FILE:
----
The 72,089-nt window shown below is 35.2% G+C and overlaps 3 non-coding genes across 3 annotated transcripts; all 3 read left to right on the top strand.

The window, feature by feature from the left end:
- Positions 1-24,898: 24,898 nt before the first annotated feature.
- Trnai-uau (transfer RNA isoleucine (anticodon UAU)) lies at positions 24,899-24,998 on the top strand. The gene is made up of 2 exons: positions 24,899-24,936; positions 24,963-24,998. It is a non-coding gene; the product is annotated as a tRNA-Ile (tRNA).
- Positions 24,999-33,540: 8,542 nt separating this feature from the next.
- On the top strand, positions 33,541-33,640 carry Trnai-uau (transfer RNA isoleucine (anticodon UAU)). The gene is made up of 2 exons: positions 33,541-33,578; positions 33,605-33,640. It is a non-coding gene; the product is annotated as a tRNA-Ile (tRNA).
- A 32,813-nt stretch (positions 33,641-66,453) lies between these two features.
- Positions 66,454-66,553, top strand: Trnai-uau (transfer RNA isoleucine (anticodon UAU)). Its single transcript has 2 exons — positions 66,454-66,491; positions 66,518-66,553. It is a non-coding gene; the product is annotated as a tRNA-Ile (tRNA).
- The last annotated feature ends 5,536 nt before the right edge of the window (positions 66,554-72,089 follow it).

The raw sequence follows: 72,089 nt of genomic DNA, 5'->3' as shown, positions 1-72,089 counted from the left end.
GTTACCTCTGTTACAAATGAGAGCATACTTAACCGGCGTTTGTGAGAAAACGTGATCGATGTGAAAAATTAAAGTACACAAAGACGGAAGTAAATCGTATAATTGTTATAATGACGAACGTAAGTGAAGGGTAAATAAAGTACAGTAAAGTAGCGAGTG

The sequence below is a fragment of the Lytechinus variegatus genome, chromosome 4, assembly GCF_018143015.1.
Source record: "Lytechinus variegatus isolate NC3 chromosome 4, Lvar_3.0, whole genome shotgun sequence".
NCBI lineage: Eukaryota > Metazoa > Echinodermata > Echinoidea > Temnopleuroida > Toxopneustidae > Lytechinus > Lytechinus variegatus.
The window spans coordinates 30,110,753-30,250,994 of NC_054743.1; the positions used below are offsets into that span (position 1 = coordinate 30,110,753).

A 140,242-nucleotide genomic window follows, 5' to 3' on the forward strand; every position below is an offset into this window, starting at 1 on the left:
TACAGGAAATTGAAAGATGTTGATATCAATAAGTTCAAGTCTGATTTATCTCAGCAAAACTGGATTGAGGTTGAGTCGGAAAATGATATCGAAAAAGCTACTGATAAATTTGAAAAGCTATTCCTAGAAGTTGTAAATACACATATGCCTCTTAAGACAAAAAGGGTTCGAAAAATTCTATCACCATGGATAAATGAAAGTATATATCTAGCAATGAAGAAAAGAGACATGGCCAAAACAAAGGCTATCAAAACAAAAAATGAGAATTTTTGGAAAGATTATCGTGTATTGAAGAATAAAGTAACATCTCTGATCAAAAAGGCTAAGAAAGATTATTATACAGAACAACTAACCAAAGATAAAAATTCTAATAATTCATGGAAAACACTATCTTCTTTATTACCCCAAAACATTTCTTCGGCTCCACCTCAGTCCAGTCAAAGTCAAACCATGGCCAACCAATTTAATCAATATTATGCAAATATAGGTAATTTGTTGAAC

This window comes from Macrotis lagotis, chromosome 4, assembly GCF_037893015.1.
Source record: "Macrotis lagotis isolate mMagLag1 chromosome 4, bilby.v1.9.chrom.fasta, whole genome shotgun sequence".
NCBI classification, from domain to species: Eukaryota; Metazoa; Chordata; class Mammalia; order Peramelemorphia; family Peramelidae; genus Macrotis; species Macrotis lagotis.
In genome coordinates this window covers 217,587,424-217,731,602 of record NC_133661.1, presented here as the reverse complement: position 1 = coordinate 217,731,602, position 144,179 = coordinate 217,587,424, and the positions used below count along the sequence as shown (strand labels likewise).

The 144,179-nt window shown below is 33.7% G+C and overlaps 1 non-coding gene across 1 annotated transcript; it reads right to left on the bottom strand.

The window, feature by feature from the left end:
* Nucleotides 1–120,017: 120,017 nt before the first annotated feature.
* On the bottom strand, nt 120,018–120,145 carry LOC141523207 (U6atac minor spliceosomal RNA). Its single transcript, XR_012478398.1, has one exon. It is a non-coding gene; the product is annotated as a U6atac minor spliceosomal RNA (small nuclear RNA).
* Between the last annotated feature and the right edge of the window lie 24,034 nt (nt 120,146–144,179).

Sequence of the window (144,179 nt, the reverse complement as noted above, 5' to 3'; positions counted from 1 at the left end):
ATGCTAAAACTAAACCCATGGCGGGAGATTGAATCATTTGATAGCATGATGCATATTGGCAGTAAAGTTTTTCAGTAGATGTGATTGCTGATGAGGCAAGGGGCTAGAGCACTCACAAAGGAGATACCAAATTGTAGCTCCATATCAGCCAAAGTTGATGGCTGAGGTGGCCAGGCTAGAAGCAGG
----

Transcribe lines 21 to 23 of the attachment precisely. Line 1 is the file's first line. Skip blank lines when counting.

In genome coordinates this window covers 217,587,424-217,731,602 of record NC_133661.1, presented here as the reverse complement: position 1 = coordinate 217,731,602, position 144,179 = coordinate 217,587,424, and the positions used below count along the sequence as shown (strand labels likewise).

The 144,179-nt window shown below is 33.7% G+C and overlaps 1 non-coding gene across 1 annotated transcript; it reads right to left on the bottom strand.

The window, feature by feature from the left end: